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Roll Wagons Roll (1940)

Approved | | Western | 16 August 1940 (USA)
Oregon fur traders are attempting to keep pioneers migrating westward out of the territory by inciting the Indians to attack their wagon trains. The U.S. Army sends Tex Masters (Tex Ritter)... See full summary »


(as Al Herman)


(story and screenplay), (story and screenplay) | 1 more credit »




Complete credited cast:
Tex Masters
Rawhide (Lucky in credits)
Nolan Willis ...
Henchman Slade
Henchman Trigger
Henchman Matt Grimes
Steve Coleman
Captain Clay (as Kenneth Duncan)
Pioneer Rider
White Flash ...


Oregon fur traders are attempting to keep pioneers migrating westward out of the territory by inciting the Indians to attack their wagon trains. The U.S. Army sends Tex Masters (Tex Ritter) to uncover who is supplying the Indians with Army rifles. He and his pal Rawhide (Nelson McDowell) ---called "Lucky" in the credits and pressbook---join up with the wagon train headed by Benson (Frank LaRue) and his daughter Ruth (Muriel Evans). When a staged "accident" almost kills Benson, Tex discovers it was the work of Matt Grimes (Tom London), the train scout, but can't prove it. He and Grimes have a row when Tex insists that the train take a different route from the one Grimes recommends, and Grimes quits the train and goes off the set the Indians on Benson's outfit. Tex saves the train, but Ruth and her father now believe that Tex is in league with the Indians, and they fire him. In town, Tex and Rawhide see Grimes conferring with Steve Coleman (Reed Howes), a fur trader. That night, Tex ... Written by Les Adams <longhorn1939@suddenlink.net>

Plot Summary | Add Synopsis


WAR WHOOPS ON THE PRAIRIE!...Hot lead against flaming Indian arrows...as a two-gun singing Texan blazes a bloody trail to Oregon! See more »




Approved | See all certifications »




Release Date:

16 August 1940 (USA)  »

Also Known As:

Roll Covered Wagon  »

Filming Locations:

Company Credits

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Technical Specs


Sound Mix:

Aspect Ratio:

1.37 : 1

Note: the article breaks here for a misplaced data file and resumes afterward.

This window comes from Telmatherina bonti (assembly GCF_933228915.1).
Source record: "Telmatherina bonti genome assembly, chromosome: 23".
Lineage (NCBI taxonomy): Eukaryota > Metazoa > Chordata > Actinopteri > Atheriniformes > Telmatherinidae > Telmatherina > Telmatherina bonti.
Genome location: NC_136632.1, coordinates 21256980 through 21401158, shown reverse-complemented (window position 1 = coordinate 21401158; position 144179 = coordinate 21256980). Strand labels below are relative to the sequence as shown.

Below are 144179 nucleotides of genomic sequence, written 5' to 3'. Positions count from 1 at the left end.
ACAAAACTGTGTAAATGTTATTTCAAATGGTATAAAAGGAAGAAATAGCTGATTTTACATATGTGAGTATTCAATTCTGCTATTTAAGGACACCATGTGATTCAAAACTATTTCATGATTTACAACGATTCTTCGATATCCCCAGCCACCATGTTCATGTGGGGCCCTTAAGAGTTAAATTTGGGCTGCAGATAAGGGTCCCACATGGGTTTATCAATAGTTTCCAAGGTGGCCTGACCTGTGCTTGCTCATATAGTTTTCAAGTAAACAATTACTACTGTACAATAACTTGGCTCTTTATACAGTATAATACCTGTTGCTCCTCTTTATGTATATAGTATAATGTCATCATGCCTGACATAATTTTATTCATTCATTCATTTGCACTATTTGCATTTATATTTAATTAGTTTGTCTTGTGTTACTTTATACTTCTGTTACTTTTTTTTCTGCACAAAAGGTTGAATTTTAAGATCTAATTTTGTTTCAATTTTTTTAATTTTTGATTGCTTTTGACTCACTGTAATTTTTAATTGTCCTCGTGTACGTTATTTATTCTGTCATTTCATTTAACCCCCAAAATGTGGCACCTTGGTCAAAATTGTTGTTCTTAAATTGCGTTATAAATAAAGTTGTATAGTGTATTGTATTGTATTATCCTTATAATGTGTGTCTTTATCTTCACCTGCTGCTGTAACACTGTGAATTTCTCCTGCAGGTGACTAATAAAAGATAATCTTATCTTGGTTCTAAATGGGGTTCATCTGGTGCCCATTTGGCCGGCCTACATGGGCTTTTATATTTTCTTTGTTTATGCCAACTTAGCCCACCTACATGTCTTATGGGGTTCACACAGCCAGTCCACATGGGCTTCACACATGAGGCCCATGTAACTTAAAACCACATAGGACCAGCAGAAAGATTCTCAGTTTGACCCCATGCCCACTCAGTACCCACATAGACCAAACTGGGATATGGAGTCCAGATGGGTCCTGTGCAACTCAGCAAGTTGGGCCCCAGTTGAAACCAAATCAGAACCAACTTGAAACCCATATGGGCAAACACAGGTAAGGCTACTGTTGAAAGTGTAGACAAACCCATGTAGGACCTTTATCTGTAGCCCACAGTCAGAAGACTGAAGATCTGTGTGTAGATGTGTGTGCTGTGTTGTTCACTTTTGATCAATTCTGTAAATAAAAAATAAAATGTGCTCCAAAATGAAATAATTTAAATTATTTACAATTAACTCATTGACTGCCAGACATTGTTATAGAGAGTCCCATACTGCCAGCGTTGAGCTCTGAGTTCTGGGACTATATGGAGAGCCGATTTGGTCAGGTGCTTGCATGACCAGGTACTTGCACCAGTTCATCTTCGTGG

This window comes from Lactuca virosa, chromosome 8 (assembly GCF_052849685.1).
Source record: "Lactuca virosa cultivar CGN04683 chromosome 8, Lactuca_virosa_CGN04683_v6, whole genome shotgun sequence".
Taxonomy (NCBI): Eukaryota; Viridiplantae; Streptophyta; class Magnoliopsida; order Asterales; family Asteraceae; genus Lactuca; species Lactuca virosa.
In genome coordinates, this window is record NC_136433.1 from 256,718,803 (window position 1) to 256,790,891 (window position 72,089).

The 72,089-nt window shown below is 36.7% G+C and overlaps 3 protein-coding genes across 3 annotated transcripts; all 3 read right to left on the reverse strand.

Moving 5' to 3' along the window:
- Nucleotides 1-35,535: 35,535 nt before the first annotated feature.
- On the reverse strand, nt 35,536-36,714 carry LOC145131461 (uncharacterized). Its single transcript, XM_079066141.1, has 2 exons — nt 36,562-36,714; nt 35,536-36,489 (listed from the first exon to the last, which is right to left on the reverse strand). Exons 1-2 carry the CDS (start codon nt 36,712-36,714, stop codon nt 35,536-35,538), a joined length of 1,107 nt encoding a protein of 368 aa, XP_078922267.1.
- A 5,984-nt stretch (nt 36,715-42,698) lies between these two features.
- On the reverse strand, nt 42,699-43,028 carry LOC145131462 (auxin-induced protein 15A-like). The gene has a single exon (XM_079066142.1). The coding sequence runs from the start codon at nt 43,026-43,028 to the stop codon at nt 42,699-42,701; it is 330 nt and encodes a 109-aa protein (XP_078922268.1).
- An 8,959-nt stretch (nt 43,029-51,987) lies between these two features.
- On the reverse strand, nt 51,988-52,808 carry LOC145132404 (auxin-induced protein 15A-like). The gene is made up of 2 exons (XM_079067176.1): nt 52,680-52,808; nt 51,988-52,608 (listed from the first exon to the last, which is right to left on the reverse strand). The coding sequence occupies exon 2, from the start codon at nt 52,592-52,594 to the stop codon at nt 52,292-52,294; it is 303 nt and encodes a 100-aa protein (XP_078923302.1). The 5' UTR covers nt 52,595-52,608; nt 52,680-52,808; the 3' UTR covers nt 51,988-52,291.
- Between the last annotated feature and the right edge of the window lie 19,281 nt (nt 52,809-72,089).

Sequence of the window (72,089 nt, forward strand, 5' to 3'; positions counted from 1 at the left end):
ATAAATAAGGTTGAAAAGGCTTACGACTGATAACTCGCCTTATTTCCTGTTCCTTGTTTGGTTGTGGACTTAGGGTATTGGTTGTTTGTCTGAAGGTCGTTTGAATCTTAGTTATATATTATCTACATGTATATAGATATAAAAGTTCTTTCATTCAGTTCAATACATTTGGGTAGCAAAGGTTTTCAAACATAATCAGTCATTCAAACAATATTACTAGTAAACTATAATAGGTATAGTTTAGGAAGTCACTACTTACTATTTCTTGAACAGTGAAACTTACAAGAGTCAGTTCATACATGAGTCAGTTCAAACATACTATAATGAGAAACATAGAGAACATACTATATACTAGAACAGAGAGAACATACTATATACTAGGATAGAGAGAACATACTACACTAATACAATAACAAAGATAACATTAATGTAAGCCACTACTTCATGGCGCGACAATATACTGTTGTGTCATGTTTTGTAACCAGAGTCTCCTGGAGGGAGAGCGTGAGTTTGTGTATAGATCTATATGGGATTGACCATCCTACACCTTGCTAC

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Did You Know?


The earliest documented telecast of this film occurred Friday 3 April 1942 on New York City's pioneer television station WNBT (Channel 1). Post-WWII television viewers got their first look at it in New York City Sunday 19 September 1948 on WCBS (Channel 2) and in Los Angeles Monday 4 December 1950 on KTSL (Channel 2). See more »


Featured in Golden Saddles, Silver Spurs (2000) See more »


Oh! Susanna
Music by Stephen Foster
New words by Tex Ritter
Sung by Tex Ritter
See more »

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User Reviews

"I thought I saw a snake!"
16 July 2015 | by (United Kingdom) – See all my reviews

To which our hero replies, "You must have been looking in a mirror then," to one of the villain's henchmen. Tex Ritter is probably best know for singing the theme song to classic western 'High Noon.' But he made quite a few westerns of his own, none,sadly in the same class as the aforementioned High Noon and all of them distinctly very low-budget.I suspect that a lot of the action scenes involving indians on the rampage are stock footage from other westerns.

Just the same,Ritter is an amiable hero with his trademark soft Texas drawl which underlies a quick temper when trouble rears it's head.Here it's in the form of crooked trader wanting to stop wagon trains settling in his area.

There's action along the way,a bit of romance,a couple of songs from Tex and it all ends well in less than an hour. Nothing startling but it passed the time quite nicely on a sunny summer evening.

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